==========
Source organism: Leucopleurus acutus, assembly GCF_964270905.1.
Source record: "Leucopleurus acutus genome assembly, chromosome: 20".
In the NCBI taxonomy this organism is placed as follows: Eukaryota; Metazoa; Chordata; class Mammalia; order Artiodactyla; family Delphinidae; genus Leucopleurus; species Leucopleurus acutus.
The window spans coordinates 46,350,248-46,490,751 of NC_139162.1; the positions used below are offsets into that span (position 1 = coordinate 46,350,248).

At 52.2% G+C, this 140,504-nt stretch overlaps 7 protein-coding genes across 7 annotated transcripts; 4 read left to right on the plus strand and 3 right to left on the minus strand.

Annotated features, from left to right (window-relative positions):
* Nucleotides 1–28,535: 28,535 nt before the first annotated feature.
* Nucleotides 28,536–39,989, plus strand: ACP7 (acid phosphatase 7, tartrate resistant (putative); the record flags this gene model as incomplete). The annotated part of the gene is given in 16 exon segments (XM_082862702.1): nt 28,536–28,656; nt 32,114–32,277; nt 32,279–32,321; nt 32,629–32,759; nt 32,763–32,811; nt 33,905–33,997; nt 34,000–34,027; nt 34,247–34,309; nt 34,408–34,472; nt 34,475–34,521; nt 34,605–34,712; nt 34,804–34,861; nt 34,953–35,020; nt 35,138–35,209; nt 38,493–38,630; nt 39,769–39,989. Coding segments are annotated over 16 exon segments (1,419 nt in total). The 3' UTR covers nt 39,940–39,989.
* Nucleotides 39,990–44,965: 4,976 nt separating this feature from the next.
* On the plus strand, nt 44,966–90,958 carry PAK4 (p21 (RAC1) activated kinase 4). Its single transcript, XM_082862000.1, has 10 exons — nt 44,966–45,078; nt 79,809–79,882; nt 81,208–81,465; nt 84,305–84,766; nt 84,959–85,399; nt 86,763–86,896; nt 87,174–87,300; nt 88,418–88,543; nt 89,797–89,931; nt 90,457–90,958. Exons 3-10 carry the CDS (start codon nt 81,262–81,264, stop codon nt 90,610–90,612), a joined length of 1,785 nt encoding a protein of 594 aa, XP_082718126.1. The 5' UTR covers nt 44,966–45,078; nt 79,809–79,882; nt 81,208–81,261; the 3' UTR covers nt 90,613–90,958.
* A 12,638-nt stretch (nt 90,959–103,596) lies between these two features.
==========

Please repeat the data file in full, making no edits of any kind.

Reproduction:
Source organism: Leucopleurus acutus, assembly GCF_964270905.1.
Source record: "Leucopleurus acutus genome assembly, chromosome: 20".
In the NCBI taxonomy this organism is placed as follows: Eukaryota; Metazoa; Chordata; class Mammalia; order Artiodactyla; family Delphinidae; genus Leucopleurus; species Leucopleurus acutus.
The window spans coordinates 46,350,248-46,490,751 of NC_139162.1; the positions used below are offsets into that span (position 1 = coordinate 46,350,248).

At 52.2% G+C, this 140,504-nt stretch overlaps 7 protein-coding genes across 7 annotated transcripts; 4 read left to right on the plus strand and 3 right to left on the minus strand.

Annotated features, from left to right (window-relative positions):
* Nucleotides 1–28,535: 28,535 nt before the first annotated feature.
* Nucleotides 28,536–39,989, plus strand: ACP7 (acid phosphatase 7, tartrate resistant (putative); the record flags this gene model as incomplete). The annotated part of the gene is given in 16 exon segments (XM_082862702.1): nt 28,536–28,656; nt 32,114–32,277; nt 32,279–32,321; nt 32,629–32,759; nt 32,763–32,811; nt 33,905–33,997; nt 34,000–34,027; nt 34,247–34,309; nt 34,408–34,472; nt 34,475–34,521; nt 34,605–34,712; nt 34,804–34,861; nt 34,953–35,020; nt 35,138–35,209; nt 38,493–38,630; nt 39,769–39,989. Coding segments are annotated over 16 exon segments (1,419 nt in total). The 3' UTR covers nt 39,940–39,989.
* Nucleotides 39,990–44,965: 4,976 nt separating this feature from the next.
* On the plus strand, nt 44,966–90,958 carry PAK4 (p21 (RAC1) activated kinase 4). Its single transcript, XM_082862000.1, has 10 exons — nt 44,966–45,078; nt 79,809–79,882; nt 81,208–81,465; nt 84,305–84,766; nt 84,959–85,399; nt 86,763–86,896; nt 87,174–87,300; nt 88,418–88,543; nt 89,797–89,931; nt 90,457–90,958. Exons 3-10 carry the CDS (start codon nt 81,262–81,264, stop codon nt 90,610–90,612), a joined length of 1,785 nt encoding a protein of 594 aa, XP_082718126.1. The 5' UTR covers nt 44,966–45,078; nt 79,809–79,882; nt 81,208–81,261; the 3' UTR covers nt 90,613–90,958.
* A 12,638-nt stretch (nt 90,959–103,596) lies between these two features.